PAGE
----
UK firm Gravitricity says its experimental energy storage project in Edinburgh is a success, paving the way for full-scale mine shaft energy sites. A novel energy storage technology, which involves suspending heavy weights above deep mine shafts, is a “serious contender” in the global energy storage market, its creators have said. Gravitricity told i its demonstrator project built in Edinburgh earlier this year has proved a success, with the team raising and lowering two 25-tonne weights to generate power. “These tests confirm our modelling and show that gravity energy storage is a serious contender in the global energy storage market,” said company managing director Charlie Blair. Gravitricity’s Edinburgh demonstrator raised and lowered weights above ground. The start-up now plans to start fundraising for a full-scale project that will see 500-tonne weights dropped down into mine shafts 750 metres deep. Each weight would produce about 1MWh of energy storage capacity, enough to provide power to hundreds of homes for an hour, and would cost £8 to £16m to build.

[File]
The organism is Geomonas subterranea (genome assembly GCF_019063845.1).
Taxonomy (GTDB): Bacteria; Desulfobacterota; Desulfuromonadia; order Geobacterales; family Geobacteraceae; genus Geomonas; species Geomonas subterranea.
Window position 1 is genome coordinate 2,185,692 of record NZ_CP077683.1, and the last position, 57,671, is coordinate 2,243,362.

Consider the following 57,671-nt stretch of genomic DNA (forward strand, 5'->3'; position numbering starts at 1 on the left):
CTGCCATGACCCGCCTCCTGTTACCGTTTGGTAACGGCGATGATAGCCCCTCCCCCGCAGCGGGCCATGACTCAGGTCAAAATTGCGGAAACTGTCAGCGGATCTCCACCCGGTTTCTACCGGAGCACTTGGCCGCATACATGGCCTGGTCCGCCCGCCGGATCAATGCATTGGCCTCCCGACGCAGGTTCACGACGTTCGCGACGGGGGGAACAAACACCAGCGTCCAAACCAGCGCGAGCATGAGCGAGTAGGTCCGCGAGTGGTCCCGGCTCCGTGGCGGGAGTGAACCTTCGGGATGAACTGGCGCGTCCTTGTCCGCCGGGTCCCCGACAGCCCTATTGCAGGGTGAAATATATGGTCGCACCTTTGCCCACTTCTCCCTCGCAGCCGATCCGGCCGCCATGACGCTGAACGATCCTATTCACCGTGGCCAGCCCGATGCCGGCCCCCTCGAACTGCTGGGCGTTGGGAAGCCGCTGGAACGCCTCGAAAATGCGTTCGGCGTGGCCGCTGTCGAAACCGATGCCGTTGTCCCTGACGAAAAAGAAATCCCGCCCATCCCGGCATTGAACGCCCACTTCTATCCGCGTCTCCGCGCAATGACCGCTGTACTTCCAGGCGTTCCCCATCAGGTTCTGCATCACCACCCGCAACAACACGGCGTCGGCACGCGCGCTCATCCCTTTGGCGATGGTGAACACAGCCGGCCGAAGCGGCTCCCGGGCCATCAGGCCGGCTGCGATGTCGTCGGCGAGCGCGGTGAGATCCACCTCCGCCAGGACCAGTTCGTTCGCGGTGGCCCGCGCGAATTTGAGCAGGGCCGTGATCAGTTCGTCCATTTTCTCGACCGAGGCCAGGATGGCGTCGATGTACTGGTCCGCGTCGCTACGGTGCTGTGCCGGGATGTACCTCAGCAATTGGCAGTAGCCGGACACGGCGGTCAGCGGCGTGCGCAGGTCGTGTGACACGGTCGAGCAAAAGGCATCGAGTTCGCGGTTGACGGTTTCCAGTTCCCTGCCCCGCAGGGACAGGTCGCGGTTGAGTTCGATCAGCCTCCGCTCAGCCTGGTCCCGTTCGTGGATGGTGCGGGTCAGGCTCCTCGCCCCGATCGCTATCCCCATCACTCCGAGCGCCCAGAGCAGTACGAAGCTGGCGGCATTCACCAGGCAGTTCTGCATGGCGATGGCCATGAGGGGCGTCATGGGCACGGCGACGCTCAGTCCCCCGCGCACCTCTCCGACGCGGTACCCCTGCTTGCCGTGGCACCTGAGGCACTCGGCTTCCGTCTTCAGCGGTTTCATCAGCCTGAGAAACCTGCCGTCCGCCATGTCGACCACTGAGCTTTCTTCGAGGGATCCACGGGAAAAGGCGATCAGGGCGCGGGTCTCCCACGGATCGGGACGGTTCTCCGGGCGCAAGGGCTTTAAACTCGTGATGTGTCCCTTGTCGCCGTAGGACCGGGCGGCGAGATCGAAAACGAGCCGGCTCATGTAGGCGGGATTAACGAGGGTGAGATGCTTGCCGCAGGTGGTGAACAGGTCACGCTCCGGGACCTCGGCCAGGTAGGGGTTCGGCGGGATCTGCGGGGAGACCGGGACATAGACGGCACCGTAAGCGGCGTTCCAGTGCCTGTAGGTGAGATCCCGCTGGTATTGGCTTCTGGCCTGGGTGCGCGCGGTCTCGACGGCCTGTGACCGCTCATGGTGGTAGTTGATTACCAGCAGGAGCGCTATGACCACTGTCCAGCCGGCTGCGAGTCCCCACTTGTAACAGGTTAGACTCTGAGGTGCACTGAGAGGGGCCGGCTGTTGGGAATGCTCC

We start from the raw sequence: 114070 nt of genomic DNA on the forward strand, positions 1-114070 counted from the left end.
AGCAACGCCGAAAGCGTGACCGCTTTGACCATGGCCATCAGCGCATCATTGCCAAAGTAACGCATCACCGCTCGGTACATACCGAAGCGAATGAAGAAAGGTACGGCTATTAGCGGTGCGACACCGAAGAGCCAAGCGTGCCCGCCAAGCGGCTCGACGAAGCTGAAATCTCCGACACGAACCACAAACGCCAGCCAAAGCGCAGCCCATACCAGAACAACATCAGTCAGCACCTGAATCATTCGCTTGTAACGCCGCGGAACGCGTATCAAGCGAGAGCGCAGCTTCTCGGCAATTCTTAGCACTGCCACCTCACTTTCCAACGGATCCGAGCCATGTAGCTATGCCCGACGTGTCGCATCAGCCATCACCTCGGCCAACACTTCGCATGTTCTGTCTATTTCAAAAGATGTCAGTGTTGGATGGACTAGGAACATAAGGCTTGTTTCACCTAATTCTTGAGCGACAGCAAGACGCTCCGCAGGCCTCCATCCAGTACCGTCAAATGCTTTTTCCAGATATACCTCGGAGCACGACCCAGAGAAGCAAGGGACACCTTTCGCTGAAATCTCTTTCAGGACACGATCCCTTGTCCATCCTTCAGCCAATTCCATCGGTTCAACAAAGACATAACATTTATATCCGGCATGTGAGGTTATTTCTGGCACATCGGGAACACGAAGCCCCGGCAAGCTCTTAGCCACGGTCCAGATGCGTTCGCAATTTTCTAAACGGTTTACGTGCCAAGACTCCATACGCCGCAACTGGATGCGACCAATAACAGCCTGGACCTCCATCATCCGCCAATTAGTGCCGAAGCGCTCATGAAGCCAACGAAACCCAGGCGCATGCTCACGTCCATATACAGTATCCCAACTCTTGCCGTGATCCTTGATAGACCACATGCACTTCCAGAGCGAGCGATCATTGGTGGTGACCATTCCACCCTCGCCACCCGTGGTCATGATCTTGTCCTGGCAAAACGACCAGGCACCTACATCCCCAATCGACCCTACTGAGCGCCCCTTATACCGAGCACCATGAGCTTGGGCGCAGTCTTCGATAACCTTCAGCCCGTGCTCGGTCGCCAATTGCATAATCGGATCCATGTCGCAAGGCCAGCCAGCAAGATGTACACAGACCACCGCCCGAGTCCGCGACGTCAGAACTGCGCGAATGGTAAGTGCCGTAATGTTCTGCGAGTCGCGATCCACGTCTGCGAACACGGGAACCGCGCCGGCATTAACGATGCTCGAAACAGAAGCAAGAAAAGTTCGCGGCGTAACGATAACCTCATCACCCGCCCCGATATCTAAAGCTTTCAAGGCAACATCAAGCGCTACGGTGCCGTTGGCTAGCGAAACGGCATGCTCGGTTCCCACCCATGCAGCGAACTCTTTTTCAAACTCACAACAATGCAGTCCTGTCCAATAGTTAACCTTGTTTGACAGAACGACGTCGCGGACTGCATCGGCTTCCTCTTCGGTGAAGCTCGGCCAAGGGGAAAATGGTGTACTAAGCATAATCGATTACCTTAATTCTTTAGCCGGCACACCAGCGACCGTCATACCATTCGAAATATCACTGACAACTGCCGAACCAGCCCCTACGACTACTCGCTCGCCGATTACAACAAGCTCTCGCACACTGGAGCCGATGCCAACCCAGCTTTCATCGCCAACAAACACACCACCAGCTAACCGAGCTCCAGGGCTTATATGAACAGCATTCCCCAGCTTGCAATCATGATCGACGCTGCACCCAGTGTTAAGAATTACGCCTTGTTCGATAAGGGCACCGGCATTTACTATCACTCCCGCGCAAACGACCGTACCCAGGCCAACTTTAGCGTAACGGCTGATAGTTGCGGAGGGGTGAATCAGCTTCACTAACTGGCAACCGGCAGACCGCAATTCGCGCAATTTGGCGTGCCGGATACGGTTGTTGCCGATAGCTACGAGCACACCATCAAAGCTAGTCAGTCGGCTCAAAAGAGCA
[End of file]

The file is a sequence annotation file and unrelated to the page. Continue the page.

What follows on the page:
iNews 21st April 2021 read more »
Edinburgh Power: 15-metre Gravitricity battery at Leith Dock generates first power in bid to provide global green energy.
Scotsman 21st April 2021 read more »